China trade war: What's the impact for consumer products?
INSIGHT ARTICLE |
How are trade frictions between the United States and China affecting consumer products companies? Carol Lapidus, RSM national consumer products industry leader, asked Joe Brusuelas, RSM chief economist, for his insights in the following Q/A.
The U.S. tariff list was just published. It does not contain specific consumer products, but rather machinery and equipment used to manufacture these products. What effect do you think these tariffs will have on U.S. consumer products companies?
Joe Brusuelas: I expect a series of mostly indirect effects on the U.S. consumer product space. The indirect impact will be felt on brick-and-mortar retailers in the form of higher costs for product display, shelving and storage due to higher costs of basic metals and industrial products. These higher costs could lead to retailers seeking cuts in other areas, including lower prices paid for products they sell to customers. The first round of the tit-for-tat tariff retaliation largely spared the U.S. consumer products industry.
China retaliated by sending out its own tariff list. How might China's tariffs impact RSM consumer products clients?
Joe: At this time, it appears the impact of China’s retaliation will not materially impact RSM’s consumer products clients. But there is risk this intensifying trade spat has the possibility of turning into a trade war. Once tariff engagements begin, they are difficult to stop and they tend to spread to other areas of the economy, as successive rounds of tit-for-tat tariff retaliation. The Chinese are well aware of the vulnerability of the U.S. consumer space in general, and retail, in particular. Should things begin to spin out of control, consumer products could be the target in successive rounds.
How do you think this environment will impact U.S. companies looking to grow their global revenue by selling to the increasing number of middle class Chinese consumers?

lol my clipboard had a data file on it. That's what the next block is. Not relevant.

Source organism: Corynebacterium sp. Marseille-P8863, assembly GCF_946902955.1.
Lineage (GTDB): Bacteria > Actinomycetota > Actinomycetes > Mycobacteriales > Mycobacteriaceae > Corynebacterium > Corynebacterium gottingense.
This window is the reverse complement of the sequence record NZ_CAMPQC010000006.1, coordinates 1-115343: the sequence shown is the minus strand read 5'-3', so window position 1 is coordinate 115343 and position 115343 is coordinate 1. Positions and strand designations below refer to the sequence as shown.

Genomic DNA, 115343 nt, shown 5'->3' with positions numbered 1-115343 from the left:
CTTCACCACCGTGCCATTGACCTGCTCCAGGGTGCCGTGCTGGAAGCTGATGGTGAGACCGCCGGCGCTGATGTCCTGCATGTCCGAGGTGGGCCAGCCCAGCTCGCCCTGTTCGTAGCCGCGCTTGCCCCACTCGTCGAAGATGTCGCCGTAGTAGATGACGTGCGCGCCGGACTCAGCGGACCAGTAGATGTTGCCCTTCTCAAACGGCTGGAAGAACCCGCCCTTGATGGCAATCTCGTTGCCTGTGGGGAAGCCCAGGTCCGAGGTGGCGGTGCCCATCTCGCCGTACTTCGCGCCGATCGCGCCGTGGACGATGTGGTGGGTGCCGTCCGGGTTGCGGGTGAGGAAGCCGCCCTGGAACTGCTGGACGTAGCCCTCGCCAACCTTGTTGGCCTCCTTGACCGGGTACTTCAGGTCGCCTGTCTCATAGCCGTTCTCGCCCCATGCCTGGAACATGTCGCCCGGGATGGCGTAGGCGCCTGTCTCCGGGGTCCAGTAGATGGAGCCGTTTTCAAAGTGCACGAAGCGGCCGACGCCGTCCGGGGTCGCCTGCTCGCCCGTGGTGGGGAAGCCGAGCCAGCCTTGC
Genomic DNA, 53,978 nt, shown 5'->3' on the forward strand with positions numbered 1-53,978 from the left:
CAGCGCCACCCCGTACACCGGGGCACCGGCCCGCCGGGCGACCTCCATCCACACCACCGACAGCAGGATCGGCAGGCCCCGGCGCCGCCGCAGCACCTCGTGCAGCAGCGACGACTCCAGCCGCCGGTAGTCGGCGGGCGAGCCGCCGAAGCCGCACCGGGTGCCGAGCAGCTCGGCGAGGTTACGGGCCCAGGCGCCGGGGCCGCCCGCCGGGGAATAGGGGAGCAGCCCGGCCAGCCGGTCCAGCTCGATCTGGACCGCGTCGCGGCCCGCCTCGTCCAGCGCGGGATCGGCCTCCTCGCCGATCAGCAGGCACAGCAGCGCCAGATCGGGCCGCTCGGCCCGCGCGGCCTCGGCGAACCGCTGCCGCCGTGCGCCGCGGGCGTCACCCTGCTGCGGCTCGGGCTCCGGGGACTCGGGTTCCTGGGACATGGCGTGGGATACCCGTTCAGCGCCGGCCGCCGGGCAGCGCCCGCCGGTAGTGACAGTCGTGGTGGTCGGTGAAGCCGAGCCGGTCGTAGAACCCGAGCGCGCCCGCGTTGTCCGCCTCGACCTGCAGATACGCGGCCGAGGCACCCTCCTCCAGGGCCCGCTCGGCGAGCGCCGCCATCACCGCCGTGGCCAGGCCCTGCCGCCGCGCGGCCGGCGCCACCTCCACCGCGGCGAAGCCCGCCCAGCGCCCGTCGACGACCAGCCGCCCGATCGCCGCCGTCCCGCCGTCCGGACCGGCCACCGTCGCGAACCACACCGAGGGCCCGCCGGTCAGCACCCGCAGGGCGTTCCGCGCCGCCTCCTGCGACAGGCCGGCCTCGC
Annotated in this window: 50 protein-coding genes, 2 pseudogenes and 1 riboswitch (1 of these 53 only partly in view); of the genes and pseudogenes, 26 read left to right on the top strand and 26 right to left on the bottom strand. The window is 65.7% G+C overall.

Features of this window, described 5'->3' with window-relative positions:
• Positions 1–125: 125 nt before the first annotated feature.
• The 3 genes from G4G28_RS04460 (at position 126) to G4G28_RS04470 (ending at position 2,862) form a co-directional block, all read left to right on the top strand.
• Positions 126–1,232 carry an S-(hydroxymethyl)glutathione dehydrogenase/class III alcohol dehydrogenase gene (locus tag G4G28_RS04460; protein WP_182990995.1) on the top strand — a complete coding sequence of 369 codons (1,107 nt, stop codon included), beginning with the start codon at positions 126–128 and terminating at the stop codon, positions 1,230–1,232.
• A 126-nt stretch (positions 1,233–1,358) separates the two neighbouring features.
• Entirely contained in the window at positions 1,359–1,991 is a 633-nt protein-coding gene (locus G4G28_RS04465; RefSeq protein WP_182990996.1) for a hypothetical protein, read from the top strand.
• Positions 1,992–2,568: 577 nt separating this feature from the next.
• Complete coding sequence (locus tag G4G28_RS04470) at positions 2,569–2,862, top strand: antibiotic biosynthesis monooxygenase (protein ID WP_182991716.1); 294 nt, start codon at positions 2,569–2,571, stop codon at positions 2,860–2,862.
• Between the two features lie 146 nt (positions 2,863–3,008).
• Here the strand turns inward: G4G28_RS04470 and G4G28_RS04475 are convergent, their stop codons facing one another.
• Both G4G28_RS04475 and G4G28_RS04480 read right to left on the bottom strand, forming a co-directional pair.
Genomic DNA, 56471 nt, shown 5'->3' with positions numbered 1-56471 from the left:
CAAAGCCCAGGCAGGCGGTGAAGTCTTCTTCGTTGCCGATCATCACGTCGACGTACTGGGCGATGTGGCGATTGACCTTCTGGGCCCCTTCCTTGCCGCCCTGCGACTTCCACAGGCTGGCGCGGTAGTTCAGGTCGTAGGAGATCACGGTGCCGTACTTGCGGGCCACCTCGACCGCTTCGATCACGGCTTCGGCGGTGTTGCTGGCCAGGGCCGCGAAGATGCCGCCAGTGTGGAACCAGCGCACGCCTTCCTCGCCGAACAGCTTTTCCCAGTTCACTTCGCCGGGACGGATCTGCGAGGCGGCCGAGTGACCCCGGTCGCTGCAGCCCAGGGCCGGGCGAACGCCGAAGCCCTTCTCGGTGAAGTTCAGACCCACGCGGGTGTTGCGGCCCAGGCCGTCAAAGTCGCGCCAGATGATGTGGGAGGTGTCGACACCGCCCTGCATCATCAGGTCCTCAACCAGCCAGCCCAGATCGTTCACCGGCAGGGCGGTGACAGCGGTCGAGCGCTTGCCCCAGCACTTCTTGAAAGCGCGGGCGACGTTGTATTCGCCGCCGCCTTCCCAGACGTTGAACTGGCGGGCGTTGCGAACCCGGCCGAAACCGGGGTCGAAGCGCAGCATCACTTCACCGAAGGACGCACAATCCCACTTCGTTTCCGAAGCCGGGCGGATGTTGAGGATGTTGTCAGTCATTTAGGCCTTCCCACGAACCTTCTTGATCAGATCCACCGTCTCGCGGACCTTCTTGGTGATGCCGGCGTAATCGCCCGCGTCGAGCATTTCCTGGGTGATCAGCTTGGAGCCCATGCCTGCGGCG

Joe: Trade spats and trade wars are the ultimate conflicts of choice. They are easy to start, difficult to end and tend to produce no winners. The trade friction that is rapidly moving toward a trade war will make it much more difficult for U.S. companies to engage in growth strategies using China’s export market. Typically, once economies begin to engage in trading tariffs, nontariff barriers tend to spring up and classical protectionist measures such as increasing paperwork, idiosyncratic rules governing entry of goods into markets and outright graft almost always follow in such a way that they disrupt economic relationships.
What are your thoughts on potential changes to the North American Free Trade Agreement (NAFTA)?
Joe: The NAFTA modernization talks appear to be moving toward a successful conclusion. The three economies involved in the first seven rounds of talks essentially leveraged the modernization framework embedded in the Trans Pacific Partnership that the Trump administration decided not to join. They used it to cover both manufacturing and services, including technology and life sciences areas of commerce that did not exist when the agreement went into force in 1995. The two outstanding areas of concern are dispute settlement and quantitative requirements on auto contents. On qualitative requirements, the Trump administration has given way in recent days clearing the way for a compromise. And at this point the Canadians and the Mexicans are ready to accept a U.S. exit from the dispute settlement in the framework, which will leave U.S.-based firms without recourse. My sense is that the Trump administration will retreat on this issue during the upcoming eighth round of talks and conditions will be created to converge on an agreement over the next four to six weeks. It is critical that an agreement is in place before the Mexican election in July and is ready for ratification in the Mexican Senate prior to the new Mexican president taking office in early December. This should be a relief for U.S. consumer products companies buying and selling their products cross border to Canada and Mexico.
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It has been nearly 90 years since the trade wars of the 1930’s, so there is little memory of what a trade war looks like.